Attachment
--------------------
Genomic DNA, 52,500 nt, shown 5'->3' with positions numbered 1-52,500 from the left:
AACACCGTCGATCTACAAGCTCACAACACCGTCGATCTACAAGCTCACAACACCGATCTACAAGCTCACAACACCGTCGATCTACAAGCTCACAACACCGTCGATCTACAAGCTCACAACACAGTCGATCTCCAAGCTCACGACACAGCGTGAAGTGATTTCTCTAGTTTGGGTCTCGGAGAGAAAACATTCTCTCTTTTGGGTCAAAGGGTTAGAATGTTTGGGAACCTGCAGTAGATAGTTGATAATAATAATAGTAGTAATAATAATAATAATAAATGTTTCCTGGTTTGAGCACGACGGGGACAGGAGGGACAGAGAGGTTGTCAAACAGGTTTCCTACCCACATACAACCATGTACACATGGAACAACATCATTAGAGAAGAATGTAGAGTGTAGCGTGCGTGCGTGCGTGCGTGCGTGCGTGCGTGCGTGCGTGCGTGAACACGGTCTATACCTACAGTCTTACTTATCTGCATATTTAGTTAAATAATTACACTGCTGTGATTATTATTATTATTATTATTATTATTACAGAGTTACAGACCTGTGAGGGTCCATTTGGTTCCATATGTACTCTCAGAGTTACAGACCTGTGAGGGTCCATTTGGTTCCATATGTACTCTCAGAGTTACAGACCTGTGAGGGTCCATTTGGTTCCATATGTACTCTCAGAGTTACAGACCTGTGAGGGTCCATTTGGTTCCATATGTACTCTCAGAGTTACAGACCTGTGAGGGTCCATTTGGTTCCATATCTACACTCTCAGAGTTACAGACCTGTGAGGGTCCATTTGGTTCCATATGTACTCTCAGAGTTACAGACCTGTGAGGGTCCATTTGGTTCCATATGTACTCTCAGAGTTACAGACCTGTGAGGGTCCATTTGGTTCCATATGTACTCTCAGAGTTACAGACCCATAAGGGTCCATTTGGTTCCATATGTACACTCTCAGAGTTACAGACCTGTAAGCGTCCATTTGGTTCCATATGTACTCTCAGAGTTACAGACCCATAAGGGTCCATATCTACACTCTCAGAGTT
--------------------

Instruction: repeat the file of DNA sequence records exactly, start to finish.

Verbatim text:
Genomic DNA, 52,500 nt, shown 5'->3' with positions numbered 1-52,500 from the left:
AACACCGTCGATCTACAAGCTCACAACACCGTCGATCTACAAGCTCACAACACCGATCTACAAGCTCACAACACCGTCGATCTACAAGCTCACAACACCGTCGATCTACAAGCTCACAACACAGTCGATCTCCAAGCTCACGACACAGCGTGAAGTGATTTCTCTAGTTTGGGTCTCGGAGAGAAAACATTCTCTCTTTTGGGTCAAAGGGTTAGAATGTTTGGGAACCTGCAGTAGATAGTTGATAATAATAATAGTAGTAATAATAATAATAATAAATGTTTCCTGGTTTGAGCACGACGGGGACAGGAGGGACAGAGAGGTTGTCAAACAGGTTTCCTACCCACATACAACCATGTACACATGGAACAACATCATTAGAGAAGAATGTAGAGTGTAGCGTGCGTGCGTGCGTGCGTGCGTGCGTGCGTGCGTGCGTGCGTGAACACGGTCTATACCTACAGTCTTACTTATCTGCATATTTAGTTAAATAATTACACTGCTGTGATTATTATTATTATTATTATTATTATTACAGAGTTACAGACCTGTGAGGGTCCATTTGGTTCCATATGTACTCTCAGAGTTACAGACCTGTGAGGGTCCATTTGGTTCCATATGTACTCTCAGAGTTACAGACCTGTGAGGGTCCATTTGGTTCCATATGTACTCTCAGAGTTACAGACCTGTGAGGGTCCATTTGGTTCCATATGTACTCTCAGAGTTACAGACCTGTGAGGGTCCATTTGGTTCCATATCTACACTCTCAGAGTTACAGACCTGTGAGGGTCCATTTGGTTCCATATGTACTCTCAGAGTTACAGACCTGTGAGGGTCCATTTGGTTCCATATGTACTCTCAGAGTTACAGACCTGTGAGGGTCCATTTGGTTCCATATGTACTCTCAGAGTTACAGACCCATAAGGGTCCATTTGGTTCCATATGTACACTCTCAGAGTTACAGACCTGTAAGCGTCCATTTGGTTCCATATGTACTCTCAGAGTTACAGACCCATAAGGGTCCATATCTACACTCTCAGAGTT